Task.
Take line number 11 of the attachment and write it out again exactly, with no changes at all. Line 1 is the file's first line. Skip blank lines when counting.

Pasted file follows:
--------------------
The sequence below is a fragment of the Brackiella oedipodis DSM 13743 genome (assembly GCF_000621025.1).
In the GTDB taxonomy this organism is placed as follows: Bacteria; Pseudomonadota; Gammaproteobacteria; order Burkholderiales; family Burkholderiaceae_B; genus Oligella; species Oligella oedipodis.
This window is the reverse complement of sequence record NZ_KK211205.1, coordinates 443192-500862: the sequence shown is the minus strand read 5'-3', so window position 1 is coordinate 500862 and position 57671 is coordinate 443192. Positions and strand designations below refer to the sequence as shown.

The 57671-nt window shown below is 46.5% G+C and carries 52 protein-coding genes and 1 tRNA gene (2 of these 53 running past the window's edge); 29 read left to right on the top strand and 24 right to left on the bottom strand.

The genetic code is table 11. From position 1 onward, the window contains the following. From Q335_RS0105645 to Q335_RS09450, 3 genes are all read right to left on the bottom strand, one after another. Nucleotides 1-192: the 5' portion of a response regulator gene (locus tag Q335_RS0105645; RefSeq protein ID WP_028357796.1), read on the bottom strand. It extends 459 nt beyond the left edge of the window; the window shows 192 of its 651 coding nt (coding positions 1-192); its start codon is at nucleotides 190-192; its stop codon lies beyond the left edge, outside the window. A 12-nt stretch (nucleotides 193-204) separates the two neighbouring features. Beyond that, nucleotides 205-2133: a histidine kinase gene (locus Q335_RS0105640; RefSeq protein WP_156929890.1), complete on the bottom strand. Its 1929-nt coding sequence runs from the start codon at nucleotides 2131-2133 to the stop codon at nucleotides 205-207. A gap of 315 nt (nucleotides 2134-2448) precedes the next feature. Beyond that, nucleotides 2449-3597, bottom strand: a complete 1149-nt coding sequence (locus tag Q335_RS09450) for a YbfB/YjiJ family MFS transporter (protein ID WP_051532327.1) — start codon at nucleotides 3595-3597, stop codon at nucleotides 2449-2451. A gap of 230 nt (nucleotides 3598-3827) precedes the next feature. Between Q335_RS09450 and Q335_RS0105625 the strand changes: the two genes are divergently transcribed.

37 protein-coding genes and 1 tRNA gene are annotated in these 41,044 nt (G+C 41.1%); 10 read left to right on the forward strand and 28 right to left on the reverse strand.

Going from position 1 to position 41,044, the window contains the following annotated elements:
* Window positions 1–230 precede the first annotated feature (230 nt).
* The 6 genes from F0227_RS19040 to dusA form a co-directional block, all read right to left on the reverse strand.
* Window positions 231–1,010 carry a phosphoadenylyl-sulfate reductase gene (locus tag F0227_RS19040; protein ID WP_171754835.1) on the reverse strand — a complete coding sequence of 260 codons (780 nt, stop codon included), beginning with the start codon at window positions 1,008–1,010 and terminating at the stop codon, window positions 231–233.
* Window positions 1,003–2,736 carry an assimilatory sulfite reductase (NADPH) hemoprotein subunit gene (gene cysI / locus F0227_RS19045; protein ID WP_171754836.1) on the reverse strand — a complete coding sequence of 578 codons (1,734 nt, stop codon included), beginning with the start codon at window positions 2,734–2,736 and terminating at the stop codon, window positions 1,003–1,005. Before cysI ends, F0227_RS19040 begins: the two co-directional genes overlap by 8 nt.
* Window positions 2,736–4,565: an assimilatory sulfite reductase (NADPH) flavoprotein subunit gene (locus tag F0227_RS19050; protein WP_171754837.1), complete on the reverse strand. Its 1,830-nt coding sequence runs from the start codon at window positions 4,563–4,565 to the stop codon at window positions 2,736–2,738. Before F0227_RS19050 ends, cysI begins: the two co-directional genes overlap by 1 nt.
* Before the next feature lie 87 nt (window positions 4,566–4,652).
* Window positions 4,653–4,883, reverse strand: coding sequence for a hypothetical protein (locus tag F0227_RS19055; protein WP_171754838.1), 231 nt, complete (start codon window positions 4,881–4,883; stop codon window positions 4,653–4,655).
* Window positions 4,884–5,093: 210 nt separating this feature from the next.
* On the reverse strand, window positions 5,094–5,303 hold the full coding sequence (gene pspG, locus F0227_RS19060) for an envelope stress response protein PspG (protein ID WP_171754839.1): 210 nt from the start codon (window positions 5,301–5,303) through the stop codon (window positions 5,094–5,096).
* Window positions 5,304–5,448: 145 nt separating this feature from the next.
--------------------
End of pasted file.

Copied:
* Window positions 1,003–2,736 carry an assimilatory sulfite reductase (NADPH) hemoprotein subunit gene (gene cysI / locus F0227_RS19045; protein ID WP_171754836.1) on the reverse strand — a complete coding sequence of 578 codons (1,734 nt, stop codon included), beginning with the start codon at window positions 2,734–2,736 and terminating at the stop codon, window positions 1,003–1,005. Before cysI ends, F0227_RS19040 begins: the two co-directional genes overlap by 8 nt.